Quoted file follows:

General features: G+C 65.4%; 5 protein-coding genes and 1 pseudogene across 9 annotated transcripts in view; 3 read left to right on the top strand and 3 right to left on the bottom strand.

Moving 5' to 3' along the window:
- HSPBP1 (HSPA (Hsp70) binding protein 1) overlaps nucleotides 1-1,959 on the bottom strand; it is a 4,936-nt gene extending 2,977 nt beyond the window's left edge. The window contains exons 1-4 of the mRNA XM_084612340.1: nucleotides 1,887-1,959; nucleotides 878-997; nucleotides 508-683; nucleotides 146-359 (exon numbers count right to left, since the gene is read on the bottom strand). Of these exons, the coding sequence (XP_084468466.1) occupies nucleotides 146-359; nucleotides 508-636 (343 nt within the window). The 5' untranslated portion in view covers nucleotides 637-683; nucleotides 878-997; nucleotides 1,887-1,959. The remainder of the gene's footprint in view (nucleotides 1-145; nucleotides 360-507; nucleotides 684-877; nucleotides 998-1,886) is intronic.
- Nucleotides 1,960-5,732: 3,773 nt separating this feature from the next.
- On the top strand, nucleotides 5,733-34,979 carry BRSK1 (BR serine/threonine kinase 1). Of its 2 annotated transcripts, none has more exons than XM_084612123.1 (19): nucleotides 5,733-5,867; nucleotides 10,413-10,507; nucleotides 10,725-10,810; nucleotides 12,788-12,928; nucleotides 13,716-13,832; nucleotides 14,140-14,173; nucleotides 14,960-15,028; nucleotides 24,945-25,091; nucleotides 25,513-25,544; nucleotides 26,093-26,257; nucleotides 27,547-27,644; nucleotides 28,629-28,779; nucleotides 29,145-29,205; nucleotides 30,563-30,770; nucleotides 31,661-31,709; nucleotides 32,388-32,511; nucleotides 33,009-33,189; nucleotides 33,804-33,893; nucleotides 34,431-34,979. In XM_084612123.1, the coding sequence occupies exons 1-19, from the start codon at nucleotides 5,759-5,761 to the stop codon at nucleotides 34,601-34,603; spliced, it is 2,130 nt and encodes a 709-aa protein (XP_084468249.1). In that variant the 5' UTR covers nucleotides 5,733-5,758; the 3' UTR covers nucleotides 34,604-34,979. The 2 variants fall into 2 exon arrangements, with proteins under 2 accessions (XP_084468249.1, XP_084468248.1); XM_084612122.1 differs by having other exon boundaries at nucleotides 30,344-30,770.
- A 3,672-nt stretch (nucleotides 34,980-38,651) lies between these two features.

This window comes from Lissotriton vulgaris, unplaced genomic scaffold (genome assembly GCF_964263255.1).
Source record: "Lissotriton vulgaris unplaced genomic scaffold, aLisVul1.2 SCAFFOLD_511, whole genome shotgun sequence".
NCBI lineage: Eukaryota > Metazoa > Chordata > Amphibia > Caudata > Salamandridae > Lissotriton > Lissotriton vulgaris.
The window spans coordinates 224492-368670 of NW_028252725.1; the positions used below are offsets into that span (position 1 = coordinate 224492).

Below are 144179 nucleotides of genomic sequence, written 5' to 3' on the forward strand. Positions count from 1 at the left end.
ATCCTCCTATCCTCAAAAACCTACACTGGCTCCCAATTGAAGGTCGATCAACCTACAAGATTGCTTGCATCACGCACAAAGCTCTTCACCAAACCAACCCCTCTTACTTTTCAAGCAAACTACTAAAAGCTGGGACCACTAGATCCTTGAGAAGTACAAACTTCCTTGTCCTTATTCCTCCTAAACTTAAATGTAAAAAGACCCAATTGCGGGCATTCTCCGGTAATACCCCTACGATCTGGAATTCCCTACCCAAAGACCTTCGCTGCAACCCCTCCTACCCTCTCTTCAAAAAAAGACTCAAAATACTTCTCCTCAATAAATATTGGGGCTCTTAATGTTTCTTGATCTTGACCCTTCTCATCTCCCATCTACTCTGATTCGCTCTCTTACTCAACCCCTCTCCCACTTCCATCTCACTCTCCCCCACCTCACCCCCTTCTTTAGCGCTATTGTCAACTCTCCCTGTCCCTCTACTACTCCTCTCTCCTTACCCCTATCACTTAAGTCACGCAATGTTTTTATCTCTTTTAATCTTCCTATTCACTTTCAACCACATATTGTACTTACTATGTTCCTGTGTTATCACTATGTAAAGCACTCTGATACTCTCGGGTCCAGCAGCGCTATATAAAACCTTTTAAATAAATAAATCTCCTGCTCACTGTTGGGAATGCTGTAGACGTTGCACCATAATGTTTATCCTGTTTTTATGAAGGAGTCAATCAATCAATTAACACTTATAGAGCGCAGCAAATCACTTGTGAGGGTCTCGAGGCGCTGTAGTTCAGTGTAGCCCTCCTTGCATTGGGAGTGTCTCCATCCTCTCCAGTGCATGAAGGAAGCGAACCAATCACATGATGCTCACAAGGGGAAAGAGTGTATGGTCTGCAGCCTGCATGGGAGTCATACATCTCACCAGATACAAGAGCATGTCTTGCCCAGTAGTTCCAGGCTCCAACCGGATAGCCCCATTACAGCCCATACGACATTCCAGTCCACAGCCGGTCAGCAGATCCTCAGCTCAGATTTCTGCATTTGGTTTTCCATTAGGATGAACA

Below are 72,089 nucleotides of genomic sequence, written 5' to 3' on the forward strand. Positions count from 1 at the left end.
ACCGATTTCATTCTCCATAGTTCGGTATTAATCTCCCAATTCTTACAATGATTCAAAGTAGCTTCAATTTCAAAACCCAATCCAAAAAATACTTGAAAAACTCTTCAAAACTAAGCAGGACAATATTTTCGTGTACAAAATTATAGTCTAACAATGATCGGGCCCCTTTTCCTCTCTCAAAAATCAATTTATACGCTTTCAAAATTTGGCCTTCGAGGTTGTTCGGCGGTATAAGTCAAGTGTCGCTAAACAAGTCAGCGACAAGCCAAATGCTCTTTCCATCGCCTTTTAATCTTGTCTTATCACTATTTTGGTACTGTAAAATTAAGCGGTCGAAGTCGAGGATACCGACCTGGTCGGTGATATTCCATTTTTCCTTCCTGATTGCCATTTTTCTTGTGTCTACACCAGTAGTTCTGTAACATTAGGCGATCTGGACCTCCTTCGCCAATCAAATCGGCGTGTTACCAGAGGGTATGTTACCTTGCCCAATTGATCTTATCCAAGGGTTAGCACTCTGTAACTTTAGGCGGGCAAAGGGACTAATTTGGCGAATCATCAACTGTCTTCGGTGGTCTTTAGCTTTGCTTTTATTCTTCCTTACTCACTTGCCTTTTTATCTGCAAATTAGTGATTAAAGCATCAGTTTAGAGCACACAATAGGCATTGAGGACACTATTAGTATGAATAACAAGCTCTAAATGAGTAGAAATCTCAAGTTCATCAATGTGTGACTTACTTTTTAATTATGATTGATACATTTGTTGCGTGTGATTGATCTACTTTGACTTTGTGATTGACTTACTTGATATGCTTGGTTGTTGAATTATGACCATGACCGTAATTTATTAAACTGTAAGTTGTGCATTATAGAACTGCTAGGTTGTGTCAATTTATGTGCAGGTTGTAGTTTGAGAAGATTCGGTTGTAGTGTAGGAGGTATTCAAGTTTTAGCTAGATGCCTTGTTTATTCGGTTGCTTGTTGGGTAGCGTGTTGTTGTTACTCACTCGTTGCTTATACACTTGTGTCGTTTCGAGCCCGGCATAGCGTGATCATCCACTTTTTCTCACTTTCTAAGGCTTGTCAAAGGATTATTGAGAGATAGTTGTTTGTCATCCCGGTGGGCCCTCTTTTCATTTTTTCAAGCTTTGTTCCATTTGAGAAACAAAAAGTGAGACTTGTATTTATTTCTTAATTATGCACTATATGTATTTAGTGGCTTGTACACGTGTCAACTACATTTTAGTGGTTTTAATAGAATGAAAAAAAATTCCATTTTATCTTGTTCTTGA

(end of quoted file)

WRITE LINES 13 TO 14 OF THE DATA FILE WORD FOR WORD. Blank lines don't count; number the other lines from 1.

Below are 72,089 nucleotides of genomic sequence, written 5' to 3' on the forward strand. Positions count from 1 at the left end.
ACCGATTTCATTCTCCATAGTTCGGTATTAATCTCCCAATTCTTACAATGATTCAAAGTAGCTTCAATTTCAAAACCCAATCCAAAAAATACTTGAAAAACTCTTCAAAACTAAGCAGGACAATATTTTCGTGTACAAAATTATAGTCTAACAATGATCGGGCCCCTTTTCCTCTCTCAAAAATCAATTTATACGCTTTCAAAATTTGGCCTTCGAGGTTGTTCGGCGGTATAAGTCAAGTGTCGCTAAACAAGTCAGCGACAAGCCAAATGCTCTTTCCATCGCCTTTTAATCTTGTCTTATCACTATTTTGGTACTGTAAAATTAAGCGGTCGAAGTCGAGGATACCGACCTGGTCGGTGATATTCCATTTTTCCTTCCTGATTGCCATTTTTCTTGTGTCTACACCAGTAGTTCTGTAACATTAGGCGATCTGGACCTCCTTCGCCAATCAAATCGGCGTGTTACCAGAGGGTATGTTACCTTGCCCAATTGATCTTATCCAAGGGTTAGCACTCTGTAACTTTAGGCGGGCAAAGGGACTAATTTGGCGAATCATCAACTGTCTTCGGTGGTCTTTAGCTTTGCTTTTATTCTTCCTTACTCACTTGCCTTTTTATCTGCAAATTAGTGATTAAAGCATCAGTTTAGAGCACACAATAGGCATTGAGGACACTATTAGTATGAATAACAAGCTCTAAATGAGTAGAAATCTCAAGTTCATCAATGTGTGACTTACTTTTTAATTATGATTGATACATTTGTTGCGTGTGATTGATCTACTTTGACTTTGTGATTGACTTACTTGATATGCTTGGTTGTTGAATTATGACCATGACCGTAATTTATTAAACTGTAAGTTGTGCATTATAGAACTGCTAGGTTGTGTCAATTTATGTGCAGGTTGTAGTTTGAGAAGATTCGGTTGTAGTGTAGGAGGTATTCAAGTTTTAGCTAGATGCCTTGTTTATTCGGTTGCTTGTTGGGTAGCGTGTTGTTGTTACTCACTCGTTGCTTATACACTTGTGTCGTTTCGAGCCCGGCATAGCGTGATCATCCACTTTTTCTCACTTTCTAAGGCTTGTCAAAGGATTATTGAGAGATAGTTGTTTGTCATCCCGGTGGGCCCTCTTTTCATTTTTTCAAGCTTTGTTCCATTTGAGAAACAAAAAGTGAGACTTGTATTTATTTCTTAATTATGCACTATATGTATTTAGTGGCTTGTACACGTGTCAACTACATTTTAGTGGTTTTAATAGAATGAAAAAAAATTCCATTTTATCTTGTTCTTGA